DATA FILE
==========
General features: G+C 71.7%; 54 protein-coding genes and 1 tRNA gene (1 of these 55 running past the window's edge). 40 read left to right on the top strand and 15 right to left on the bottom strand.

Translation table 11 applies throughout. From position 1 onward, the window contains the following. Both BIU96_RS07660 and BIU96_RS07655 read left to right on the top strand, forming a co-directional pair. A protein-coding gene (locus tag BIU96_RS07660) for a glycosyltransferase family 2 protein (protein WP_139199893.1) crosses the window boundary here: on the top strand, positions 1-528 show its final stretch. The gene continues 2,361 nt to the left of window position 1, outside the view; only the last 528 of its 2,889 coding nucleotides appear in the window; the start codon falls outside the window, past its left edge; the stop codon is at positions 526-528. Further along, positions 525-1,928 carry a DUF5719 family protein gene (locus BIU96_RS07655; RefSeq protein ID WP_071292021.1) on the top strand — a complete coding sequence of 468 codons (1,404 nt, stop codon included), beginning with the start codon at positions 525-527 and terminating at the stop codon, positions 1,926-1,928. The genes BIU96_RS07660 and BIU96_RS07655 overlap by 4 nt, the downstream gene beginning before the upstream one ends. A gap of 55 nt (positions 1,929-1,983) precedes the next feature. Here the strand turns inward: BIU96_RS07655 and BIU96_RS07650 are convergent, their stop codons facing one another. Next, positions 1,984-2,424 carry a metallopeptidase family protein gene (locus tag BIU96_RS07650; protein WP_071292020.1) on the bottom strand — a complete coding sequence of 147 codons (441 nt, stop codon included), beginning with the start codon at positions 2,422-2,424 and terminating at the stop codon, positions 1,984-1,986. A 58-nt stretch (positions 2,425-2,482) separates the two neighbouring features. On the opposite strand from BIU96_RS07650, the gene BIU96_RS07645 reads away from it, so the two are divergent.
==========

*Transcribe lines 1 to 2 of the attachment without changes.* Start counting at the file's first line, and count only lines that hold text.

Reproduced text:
General features: G+C 71.7%; 54 protein-coding genes and 1 tRNA gene (1 of these 55 running past the window's edge). 40 read left to right on the top strand and 15 right to left on the bottom strand.

Translation table 11 applies throughout. From position 1 onward, the window contains the following. Both BIU96_RS07660 and BIU96_RS07655 read left to right on the top strand, forming a co-directional pair. A protein-coding gene (locus tag BIU96_RS07660) for a glycosyltransferase family 2 protein (protein WP_139199893.1) crosses the window boundary here: on the top strand, positions 1-528 show its final stretch. The gene continues 2,361 nt to the left of window position 1, outside the view; only the last 528 of its 2,889 coding nucleotides appear in the window; the start codon falls outside the window, past its left edge; the stop codon is at positions 526-528. Further along, positions 525-1,928 carry a DUF5719 family protein gene (locus BIU96_RS07655; RefSeq protein ID WP_071292021.1) on the top strand — a complete coding sequence of 468 codons (1,404 nt, stop codon included), beginning with the start codon at positions 525-527 and terminating at the stop codon, positions 1,926-1,928. The genes BIU96_RS07660 and BIU96_RS07655 overlap by 4 nt, the downstream gene beginning before the upstream one ends. A gap of 55 nt (positions 1,929-1,983) precedes the next feature. Here the strand turns inward: BIU96_RS07655 and BIU96_RS07650 are convergent, their stop codons facing one another. Next, positions 1,984-2,424 carry a metallopeptidase family protein gene (locus tag BIU96_RS07650; protein WP_071292020.1) on the bottom strand — a complete coding sequence of 147 codons (441 nt, stop codon included), beginning with the start codon at positions 2,422-2,424 and terminating at the stop codon, positions 1,984-1,986. A 58-nt stretch (positions 2,425-2,482) separates the two neighbouring features. On the opposite strand from BIU96_RS07650, the gene BIU96_RS07645 reads away from it, so the two are divergent.